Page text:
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I have an application that needs to change the proxy settings used by Google chrome, then use the browser and then automatically switch back the proxy to what it was.

I have been unable to find where on my Ubuntu system are these settings stored. Its not in the Preferences file for sure. Any ideas on how to go about this task?

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Looks like you want to programmatically change the proxy settings. Changing them manually would involve opening up the Preferences section of the Chrome browser. What you want to do seems very strange -- what is the underlying goal of what you're trying to accomplish? There may be a simpler way of achieving that goal. –  Mike Rowave Aug 11 '11 at 13:12
    
May be explaining why I wish to perform such a thing will help people offer alternate solutions. I wish to record all the traffic being served by Google Chrome. For that, I have a client who acts like a proxy server. Now, if I set the proxy of Chrome to localhost and a certain port, all the traffic will go through my client and my client will be able to record all thats happened. And when I am done recording what I need, I will shutdown chrome and restore its original proxy settings. I do not wish to use command line arguments passed onto Chrome browser and wish to do this programmatically. –  Elitecoder Feb 16 '12 at 13:50
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2 Answers

Strubbl's anwser is correct, this is the best solution, since you do not need to keep enabling/disabling system wide proxy settings.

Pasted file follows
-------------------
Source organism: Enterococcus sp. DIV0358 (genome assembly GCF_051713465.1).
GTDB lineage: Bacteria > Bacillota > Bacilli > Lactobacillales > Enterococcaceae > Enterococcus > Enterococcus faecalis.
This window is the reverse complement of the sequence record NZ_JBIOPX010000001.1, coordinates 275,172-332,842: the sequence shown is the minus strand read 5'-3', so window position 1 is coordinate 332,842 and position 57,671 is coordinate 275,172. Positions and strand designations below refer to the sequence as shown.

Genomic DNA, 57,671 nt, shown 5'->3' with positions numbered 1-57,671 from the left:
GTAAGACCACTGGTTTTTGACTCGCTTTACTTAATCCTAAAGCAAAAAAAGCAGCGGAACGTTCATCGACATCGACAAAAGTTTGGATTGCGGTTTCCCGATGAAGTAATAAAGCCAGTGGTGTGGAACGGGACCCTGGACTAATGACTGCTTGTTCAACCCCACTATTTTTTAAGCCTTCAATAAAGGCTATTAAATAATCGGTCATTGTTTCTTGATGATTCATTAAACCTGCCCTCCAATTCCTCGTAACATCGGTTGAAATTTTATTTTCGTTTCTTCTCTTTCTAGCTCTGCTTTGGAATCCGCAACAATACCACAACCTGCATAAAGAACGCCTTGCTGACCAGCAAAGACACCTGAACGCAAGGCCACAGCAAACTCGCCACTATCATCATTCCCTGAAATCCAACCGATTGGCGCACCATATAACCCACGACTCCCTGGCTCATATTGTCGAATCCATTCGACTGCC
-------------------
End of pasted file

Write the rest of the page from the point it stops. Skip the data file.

I would add that you should also use this switch in conjunction

--host-resolver-rules="MAP * 0.0.0.0 , EXLUDE 127.0.0.1" 

where 127.0.0.1 is your proxy server. This switch stops chrome from making external dns requests, which when privacy is important will not leak any DNS info.

So the complete command is as follows.

/usr/bin/google-chrome-stable %U --proxy-server="socks5://127.0.0.1:9050" --host-resolver-rules="MAP * 0.0.0.0 , EXLUDE 127.0.0.1"
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You can use the Chromium proxy settings from the command line. The man page tells you how. So here is an excerpt from man chromium-browser from my Ubuntu Natty:

   --proxy-server=host:port
          Specify the HTTP/SOCKS4/SOCKS5 proxy server to use for requests.  This overrides any environment variables or settings picked via the options dialog.  An individual
          proxy server is specified using the format:

            [<proxy-scheme>://]<proxy-host>[:<proxy-port>]

          Where <proxy-scheme> is the protocol of the proxy server, and is one of:

            "http", "socks", "socks4", "socks5".

          If the <proxy-scheme> is omitted, it defaults to "http". Also note that "socks" is equivalent to "socks5".

          Examples:

            --proxy-server="foopy:99"
                Use the HTTP proxy "foopy:99" to load all URLs.

            --proxy-server="socks://foobar:1080"
                Use the SOCKS v5 proxy "foobar:1080" to load all URLs.

            --proxy-server="sock4://foobar:1080"
                Use the SOCKS v4 proxy "foobar:1080" to load all URLs.

            --proxy-server="socks5://foobar:66"
                Use the SOCKS v5 proxy "foobar:66" to load all URLs.

          It is also possible to specify a separate proxy server for different URL types, by prefixing the proxy server specifier with a URL specifier:

          Example:

            --proxy-server="https=proxy1:80;http=socks4://baz:1080"
                Load https://* URLs using the HTTP proxy "proxy1:80". And load http://*
                URLs using the SOCKS v4 proxy "baz:1080".

The advantage of using the command line arguments is, that you do not have to change your global system settings.

For example:

$ chromium-browser --proxy-server="http://127.0.0.1:8080"
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